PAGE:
Sons of Liberty Farm
Liberty Corner, NJ
The Colonial-era farmhouse was 'modernized' in 1927, including the shed addition on the rear, with indoor bathroom, and upgraded electric service. The house remains virtually unchanged since the 1920s, retaining its porcelain electric sconces, 'Swirl' plaster on the living room walls, green and cream paint on the woodwork, and Art Deco patterned linoleum on the floors!
The Farm was purchased from the Josiah Allen estate by John W. Richardt, his wife and three sons in 1928. John Richardt was blind, and made his living as a piano tuner. As the piano was replaced by radio as family entertainment, John adapted by becoming a radio repairman in the 1930s, and then a television repairman in the 1950s. Amazingly, John built the barn on the property in the 1930s -he was still blind, remember!- but he was most noted for his ham radio Amateur License W2VJZ, and his 650 foot tall transmitting tower.
Irwin Richardt ~ A One-Man Crusade
Irwin was best-known locally for his simple, primitive way of life, his refusal to concede his convictions regarding government 'interference' - even going to jail on several occasions!- and for his hand-lettered signs and billboards warning his neighbors and passersby of the evils of large government that no longer obeyed the precepts set forth in the Constitution.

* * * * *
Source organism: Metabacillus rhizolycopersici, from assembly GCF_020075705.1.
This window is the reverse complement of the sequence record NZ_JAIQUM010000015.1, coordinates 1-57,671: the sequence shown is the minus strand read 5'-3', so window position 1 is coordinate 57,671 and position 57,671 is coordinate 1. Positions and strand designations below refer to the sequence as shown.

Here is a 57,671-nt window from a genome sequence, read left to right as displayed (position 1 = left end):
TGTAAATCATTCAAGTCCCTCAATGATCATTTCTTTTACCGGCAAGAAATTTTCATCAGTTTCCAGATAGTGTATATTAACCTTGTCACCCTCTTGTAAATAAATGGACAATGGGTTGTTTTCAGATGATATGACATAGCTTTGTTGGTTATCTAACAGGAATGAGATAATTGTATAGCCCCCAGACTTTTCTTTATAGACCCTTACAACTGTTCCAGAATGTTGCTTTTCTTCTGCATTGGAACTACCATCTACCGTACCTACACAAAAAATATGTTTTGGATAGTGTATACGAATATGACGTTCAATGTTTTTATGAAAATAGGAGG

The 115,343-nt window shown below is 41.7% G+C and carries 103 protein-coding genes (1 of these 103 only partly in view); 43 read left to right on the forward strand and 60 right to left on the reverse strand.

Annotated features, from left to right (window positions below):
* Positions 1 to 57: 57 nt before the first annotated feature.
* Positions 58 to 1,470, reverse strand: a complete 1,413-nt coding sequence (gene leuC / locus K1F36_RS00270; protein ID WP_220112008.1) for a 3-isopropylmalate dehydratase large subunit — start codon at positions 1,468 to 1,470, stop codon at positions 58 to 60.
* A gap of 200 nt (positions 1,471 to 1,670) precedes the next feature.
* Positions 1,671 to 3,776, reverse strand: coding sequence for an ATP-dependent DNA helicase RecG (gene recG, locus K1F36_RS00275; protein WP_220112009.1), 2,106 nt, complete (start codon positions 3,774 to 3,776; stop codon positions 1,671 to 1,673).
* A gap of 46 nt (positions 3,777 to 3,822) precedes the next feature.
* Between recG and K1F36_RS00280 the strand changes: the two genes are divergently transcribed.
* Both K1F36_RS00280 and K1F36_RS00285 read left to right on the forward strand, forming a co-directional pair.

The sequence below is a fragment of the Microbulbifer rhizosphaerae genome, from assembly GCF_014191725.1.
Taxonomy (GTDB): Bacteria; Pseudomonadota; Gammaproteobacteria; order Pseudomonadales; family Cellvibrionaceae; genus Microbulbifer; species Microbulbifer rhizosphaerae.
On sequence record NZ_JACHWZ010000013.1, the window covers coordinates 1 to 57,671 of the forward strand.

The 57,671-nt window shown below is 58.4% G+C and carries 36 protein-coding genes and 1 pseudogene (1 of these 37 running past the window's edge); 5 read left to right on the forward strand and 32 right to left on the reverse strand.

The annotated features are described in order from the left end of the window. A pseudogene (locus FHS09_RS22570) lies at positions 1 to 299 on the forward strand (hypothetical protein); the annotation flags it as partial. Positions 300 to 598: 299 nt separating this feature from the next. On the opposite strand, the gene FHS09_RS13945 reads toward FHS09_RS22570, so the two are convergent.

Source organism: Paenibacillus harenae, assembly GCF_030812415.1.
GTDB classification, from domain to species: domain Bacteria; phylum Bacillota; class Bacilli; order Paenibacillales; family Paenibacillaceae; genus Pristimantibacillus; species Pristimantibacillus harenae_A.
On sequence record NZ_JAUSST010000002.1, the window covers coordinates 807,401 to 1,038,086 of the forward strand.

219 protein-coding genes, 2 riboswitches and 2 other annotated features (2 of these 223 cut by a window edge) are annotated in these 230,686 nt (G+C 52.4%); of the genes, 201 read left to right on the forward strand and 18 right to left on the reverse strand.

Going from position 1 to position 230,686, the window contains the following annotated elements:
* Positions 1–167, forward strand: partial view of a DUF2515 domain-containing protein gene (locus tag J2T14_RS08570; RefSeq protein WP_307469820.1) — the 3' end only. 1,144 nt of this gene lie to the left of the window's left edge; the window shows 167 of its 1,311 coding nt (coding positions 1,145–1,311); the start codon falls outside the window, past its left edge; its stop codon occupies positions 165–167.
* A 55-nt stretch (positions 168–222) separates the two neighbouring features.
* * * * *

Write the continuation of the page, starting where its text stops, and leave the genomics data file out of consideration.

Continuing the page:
Please read below the well-written obituary published in the Bernardsville News:
‘End of an Era’ in Liberty Corner
Lifelong Bernards Township farmer Irwin Richardt, 78, dies following long illness
By W. JACOB PERRY Staff Writer December 28, 2006
BERNARDS TWP.Irwin L. Richardt of Liberty Corner, whose colonial-era lifestyle and tireless crusade to uphold the nation’s founding principles made him a local celebrity, died on Friday night, Dec. 22, after a long illness. Mr. Richardt, 78, had been suffering from prostate cancer and died in his sleep at about 8 p.m. at the Somerville Road home of Andrew and Kelly Dietsch, two friends who had been caring for him for about a month.
A bachelor, Mr. Richardt lived in an 18th century farmhouse at his boyhood home, the 22-acre Sons of Liberty Farm at Allen and Somerville roads. He also owned a farm in New York’s Adirondacks.Funeral services will be held at 11 a.m. Friday, Dec. 29, at the Fellowship Deaconry Chapel at 3575 Valley Road in Liberty Corner. A viewing is scheduled at the chapel at 10 a.m. that day followed by a committal service at the Sons of Liberty Farm.
Mr. Richardt was a maple syrup farmer who for 40 years gained local renown for quoting the founding fathers and crusading against what he saw as unjust taxes, intrusive laws and government control. A student of the U.S. Constitution, he derided taxes and regulations as violating the 13th Amendment, which prohibits involuntary servitude.